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Old 07-10-2006, 12:27 AM   #1
milweskee
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I have a whole book for Chicago (advice please)

I have a 22-page issue completely produced and I'm trying to get an on-going series with a publisher. I think I have a good shot at Image and maybe Vertigo, or Dark Horse (which will probably make me turn it into a mini-series).

My creative team is going to have a table at the Chicago con, and I'm not quite sure what I should have on the table for people while I'm off trying to mingle with editors. I was thinking of making prints of a "mini" book containing the best preview I can get within 5-6 sequential pages including a pitch on the back cover perhaps. Is that going to be expensive? Even if it is will it be worth the money? Is it even safe to be handing out work that isn't published or anything?

Also, if anyone has any better ideas please share.

Thanks
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Old 07-10-2006, 12:44 AM   #2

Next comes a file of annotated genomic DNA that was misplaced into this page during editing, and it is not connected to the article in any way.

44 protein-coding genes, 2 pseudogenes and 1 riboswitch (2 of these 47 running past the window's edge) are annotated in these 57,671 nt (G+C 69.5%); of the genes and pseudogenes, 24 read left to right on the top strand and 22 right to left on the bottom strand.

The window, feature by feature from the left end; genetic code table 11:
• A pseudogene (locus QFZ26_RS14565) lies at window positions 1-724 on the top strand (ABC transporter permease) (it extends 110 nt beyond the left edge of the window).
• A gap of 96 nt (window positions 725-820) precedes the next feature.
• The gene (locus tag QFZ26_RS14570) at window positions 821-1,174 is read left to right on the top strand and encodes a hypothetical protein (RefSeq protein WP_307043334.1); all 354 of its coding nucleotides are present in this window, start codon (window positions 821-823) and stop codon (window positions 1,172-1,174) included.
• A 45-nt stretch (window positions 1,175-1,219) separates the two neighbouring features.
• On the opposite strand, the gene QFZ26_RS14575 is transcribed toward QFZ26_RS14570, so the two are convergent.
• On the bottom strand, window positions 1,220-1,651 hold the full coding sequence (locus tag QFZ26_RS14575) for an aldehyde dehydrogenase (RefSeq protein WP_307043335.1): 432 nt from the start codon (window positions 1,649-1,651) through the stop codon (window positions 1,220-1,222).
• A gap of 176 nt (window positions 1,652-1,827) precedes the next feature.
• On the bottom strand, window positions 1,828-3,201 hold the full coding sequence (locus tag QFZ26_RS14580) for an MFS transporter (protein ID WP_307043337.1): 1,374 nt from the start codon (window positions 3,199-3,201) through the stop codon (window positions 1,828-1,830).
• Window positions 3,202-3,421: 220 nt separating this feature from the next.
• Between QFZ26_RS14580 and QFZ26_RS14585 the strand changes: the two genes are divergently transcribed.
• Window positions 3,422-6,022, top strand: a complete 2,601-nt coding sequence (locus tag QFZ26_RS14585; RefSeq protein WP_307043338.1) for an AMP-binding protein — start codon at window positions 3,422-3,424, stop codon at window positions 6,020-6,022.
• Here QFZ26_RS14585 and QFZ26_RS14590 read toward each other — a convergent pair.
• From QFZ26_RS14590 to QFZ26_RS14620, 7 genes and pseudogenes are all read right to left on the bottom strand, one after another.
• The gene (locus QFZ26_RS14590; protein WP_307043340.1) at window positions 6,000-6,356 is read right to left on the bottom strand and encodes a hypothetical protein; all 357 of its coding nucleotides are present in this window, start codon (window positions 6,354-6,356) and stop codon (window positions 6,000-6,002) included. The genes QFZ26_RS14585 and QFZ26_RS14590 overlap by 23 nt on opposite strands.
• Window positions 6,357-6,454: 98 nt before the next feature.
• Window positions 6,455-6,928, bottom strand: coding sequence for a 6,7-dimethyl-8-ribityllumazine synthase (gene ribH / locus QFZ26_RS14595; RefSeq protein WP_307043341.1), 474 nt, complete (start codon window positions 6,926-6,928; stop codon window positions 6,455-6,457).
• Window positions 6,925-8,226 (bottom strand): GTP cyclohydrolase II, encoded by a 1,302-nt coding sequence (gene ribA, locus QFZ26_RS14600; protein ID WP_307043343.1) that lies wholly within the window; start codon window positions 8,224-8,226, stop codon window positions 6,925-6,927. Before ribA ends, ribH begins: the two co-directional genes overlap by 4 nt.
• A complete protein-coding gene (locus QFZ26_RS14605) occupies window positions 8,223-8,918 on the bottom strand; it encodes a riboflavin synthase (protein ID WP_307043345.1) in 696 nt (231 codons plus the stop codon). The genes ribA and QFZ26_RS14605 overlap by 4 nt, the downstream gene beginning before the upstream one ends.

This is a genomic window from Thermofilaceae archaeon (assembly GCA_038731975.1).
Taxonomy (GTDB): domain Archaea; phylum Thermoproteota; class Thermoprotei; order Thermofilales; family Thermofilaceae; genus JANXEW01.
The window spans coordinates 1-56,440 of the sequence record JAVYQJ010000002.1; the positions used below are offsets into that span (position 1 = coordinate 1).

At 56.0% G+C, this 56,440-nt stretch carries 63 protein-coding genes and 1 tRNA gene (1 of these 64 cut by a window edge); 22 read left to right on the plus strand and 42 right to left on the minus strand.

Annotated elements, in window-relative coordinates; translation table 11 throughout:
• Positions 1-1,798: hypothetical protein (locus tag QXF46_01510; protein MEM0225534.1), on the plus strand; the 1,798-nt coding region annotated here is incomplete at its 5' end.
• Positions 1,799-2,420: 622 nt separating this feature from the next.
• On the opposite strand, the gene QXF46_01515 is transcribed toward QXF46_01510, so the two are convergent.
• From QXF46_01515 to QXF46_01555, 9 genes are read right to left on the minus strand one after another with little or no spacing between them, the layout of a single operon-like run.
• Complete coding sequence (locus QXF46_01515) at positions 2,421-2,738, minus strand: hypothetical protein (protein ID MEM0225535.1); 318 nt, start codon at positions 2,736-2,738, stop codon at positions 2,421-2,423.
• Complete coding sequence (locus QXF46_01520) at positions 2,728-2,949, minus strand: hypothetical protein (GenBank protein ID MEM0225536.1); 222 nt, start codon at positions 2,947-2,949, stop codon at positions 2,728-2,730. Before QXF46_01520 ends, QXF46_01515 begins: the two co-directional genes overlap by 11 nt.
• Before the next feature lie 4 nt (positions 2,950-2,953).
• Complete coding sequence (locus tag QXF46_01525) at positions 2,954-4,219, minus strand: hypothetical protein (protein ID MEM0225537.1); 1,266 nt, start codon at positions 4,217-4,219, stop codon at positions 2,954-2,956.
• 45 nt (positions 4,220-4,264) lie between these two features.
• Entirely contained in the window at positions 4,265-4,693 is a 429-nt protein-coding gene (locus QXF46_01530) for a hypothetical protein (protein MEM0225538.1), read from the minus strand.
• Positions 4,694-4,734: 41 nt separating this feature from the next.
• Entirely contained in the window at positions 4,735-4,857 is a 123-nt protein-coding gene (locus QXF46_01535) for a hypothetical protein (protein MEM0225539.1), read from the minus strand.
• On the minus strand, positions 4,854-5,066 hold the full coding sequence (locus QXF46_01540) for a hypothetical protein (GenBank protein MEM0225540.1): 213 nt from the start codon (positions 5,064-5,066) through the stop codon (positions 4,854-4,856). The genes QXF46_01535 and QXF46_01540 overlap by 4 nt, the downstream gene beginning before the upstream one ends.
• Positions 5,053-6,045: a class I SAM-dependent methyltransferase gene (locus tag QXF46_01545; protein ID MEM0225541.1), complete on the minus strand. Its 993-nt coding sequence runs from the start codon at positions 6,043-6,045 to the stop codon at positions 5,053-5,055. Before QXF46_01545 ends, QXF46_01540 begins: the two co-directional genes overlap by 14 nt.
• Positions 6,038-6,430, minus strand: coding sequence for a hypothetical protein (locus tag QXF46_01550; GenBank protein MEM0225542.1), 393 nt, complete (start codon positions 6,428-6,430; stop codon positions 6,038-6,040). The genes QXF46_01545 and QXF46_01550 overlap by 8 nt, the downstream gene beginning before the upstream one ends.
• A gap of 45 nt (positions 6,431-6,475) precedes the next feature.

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I'm doing something similar to this in SD con. I'll be doing a small five page preview to show around and hand out to whom ever will take it. I'll spend 250.00 or so to do it well so it looks good. It will have six to 10 pinups and a few letters I've written to give people an idea of where the book is going and how long it will take me to get it done. I'm also hoping to get picked up by Image or any other subsequent publisher. If you only show a few of the pages it's fine, because Image does this anyway on their website. So, you might end up doing it if they pick you up.

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Old 07-10-2006, 07:13 PM   #3
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Yeah, that's a good way to go about it. It looks like I'll have a large backdrop with the cover as well. Beautiful piece, too.